Tuesday, October 12, 2010

Hays Code

The Motion Picture Production or "Hays" Code was in effect from 1930 until 1968 when it was replaced by the MPAA rating system. It wasn't really enforced until 1934, when the motion picture industry was pressured into policing itself to avoid boycotts and the threat of potential legal action.

The United States government, in this way, cannot be accused of every having censored any specific motion picture.

The Production Code enumerated three general principles as follows:
1. No picture shall be produced that will lower the moral standards of those who see it. Hence, the sympathy of the audience should never be thrown to the side of crime, wrongdoing, evil or sin.

2. Correct standards of life, subject only to the requirements of drama and entertainment, shall be presented.

3. Law, natural or human, shall not be ridiculed, nor shall sympathy be created for its violation.
Specific restrictions were spelled out as particular applications of these principles:
Nakedness and suggestive dances were prohibited.

The ridicule of religion was forbidden, and ministers of religion were not to be represented as comic characters or villains.

The depiction of illegal drug use was forbidden, as well as the use of liquor, when not required by the plot or for proper characterization.

Methods of crime (e.g., safe-cracking, arson, smuggling) were not to be explicitly presented.

References to alleged sex perversion (such as homosexuality) and venereal disease were forbidden, as were depictions of childbirth.

The language section banned various words and phrases that were considered to be offensive.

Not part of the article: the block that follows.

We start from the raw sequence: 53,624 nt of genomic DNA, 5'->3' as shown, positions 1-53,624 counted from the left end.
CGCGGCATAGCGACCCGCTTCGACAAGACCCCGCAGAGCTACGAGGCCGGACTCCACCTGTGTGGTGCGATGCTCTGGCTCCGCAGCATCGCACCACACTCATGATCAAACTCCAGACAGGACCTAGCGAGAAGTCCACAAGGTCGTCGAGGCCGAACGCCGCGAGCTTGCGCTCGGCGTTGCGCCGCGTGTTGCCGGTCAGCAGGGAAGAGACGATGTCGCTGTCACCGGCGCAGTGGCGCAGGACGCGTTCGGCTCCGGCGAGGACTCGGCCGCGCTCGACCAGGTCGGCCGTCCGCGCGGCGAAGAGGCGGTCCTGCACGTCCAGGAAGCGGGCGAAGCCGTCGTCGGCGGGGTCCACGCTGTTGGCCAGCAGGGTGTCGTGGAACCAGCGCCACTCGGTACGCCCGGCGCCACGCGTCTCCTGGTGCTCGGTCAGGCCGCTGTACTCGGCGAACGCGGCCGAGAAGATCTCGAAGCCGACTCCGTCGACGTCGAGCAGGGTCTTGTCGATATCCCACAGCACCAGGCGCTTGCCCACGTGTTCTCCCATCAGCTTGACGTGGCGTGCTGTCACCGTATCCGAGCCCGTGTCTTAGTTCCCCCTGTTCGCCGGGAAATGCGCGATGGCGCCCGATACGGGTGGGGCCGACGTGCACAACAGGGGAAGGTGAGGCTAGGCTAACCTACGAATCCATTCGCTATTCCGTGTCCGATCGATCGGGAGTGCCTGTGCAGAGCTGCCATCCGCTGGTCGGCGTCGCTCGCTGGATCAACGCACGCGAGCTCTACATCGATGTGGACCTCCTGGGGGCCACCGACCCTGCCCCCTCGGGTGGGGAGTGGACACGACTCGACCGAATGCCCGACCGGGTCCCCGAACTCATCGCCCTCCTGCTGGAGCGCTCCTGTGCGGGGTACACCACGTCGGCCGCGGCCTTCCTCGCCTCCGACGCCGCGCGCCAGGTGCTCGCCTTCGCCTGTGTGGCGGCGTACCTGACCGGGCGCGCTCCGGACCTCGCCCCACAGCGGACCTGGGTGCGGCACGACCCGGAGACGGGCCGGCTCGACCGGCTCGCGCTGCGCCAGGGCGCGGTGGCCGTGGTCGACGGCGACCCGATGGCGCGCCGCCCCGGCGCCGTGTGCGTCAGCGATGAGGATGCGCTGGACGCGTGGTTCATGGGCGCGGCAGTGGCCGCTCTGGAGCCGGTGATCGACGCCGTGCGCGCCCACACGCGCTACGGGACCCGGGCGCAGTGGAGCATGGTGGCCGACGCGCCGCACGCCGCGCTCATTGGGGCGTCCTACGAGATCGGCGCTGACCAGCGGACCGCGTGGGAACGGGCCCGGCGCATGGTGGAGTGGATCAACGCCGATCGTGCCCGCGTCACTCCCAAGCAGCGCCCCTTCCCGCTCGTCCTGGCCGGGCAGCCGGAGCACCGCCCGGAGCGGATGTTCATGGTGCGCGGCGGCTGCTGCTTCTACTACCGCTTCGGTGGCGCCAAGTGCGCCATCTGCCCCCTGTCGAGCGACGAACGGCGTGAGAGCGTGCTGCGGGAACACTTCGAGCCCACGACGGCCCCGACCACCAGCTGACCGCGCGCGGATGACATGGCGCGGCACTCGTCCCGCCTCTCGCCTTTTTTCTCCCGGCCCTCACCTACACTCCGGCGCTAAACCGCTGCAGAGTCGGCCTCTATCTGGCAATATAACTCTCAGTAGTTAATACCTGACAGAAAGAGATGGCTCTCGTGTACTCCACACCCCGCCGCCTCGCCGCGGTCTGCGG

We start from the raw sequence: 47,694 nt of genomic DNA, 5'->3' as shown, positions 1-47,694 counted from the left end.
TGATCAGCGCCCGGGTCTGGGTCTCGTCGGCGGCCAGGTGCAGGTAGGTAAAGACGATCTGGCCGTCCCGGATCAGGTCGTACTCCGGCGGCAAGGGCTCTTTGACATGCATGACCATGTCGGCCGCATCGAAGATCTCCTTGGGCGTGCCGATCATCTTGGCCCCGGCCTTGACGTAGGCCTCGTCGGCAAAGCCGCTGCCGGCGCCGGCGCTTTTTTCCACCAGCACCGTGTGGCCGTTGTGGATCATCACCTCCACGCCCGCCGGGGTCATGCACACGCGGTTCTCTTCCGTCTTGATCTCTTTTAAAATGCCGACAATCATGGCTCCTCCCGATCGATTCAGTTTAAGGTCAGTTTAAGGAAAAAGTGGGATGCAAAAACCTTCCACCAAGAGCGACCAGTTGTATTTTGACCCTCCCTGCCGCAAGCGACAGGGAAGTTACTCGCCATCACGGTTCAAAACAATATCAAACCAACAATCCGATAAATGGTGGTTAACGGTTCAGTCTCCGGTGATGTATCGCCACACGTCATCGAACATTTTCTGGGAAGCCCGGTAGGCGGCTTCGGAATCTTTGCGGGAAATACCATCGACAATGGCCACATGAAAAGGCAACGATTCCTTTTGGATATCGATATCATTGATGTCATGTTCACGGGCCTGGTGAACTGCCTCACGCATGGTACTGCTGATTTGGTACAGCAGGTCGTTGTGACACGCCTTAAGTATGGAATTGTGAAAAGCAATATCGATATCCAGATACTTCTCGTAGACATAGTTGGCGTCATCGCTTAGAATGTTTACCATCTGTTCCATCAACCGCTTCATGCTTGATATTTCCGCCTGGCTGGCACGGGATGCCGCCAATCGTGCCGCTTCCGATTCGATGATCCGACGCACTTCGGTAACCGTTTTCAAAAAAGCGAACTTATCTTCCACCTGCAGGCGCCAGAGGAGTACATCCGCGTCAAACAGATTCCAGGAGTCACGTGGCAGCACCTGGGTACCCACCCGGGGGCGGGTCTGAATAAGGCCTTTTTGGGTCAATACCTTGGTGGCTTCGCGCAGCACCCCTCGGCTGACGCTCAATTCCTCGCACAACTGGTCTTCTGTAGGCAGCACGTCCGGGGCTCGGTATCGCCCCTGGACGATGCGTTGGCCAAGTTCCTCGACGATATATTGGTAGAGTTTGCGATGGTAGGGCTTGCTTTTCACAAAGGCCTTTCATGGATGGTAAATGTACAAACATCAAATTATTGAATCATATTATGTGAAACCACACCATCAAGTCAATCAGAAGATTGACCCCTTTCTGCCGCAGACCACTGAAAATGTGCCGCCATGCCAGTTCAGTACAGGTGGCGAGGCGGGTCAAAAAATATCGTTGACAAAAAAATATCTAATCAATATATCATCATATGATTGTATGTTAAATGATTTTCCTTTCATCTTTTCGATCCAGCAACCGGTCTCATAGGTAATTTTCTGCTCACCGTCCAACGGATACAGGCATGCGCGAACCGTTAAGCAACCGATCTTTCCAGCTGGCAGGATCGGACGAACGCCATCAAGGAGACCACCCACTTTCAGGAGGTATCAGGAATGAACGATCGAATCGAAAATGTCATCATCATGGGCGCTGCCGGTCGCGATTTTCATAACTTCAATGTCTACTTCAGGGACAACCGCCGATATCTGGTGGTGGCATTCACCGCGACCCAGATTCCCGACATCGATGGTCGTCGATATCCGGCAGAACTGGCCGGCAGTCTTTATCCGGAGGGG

Murder scenes had to be filmed in a way that would discourage imitations in real life, and brutal killings could not be shown in detail. Revenge in modern times was not to be justified.

The sanctity of marriage and the home had to be upheld. Pictures could not imply that low forms of sexual relationships are the accepted or common thing. Adultery and illicit sex, although recognized as sometimes necessary to the plot, could not be explicit or justified and were not supposed to be presented as an attractive option.

Portrayals of miscegenation (inter-racial marriage and procreation) were forbidden.

Scenes of passion were not to be introduced when not essential to the plot. Excessive and lustful kissing was to be avoided, along with any other treatment that might stimulate the lower and baser element.

The flag of the United States was to be treated respectfully, and the people and history of other nations were to be presented fairly.

The treatment of vulgarity, defined as "low, disgusting, unpleasant, though not necessarily evil, subjects" were to be "subject to the dictates of good taste." Capital punishment, "third-degree methods", cruelty to children or animals, prostitution and surgical operations were to be handled with similar sensitivity. - Wikipedia
See also: Tell Your Children

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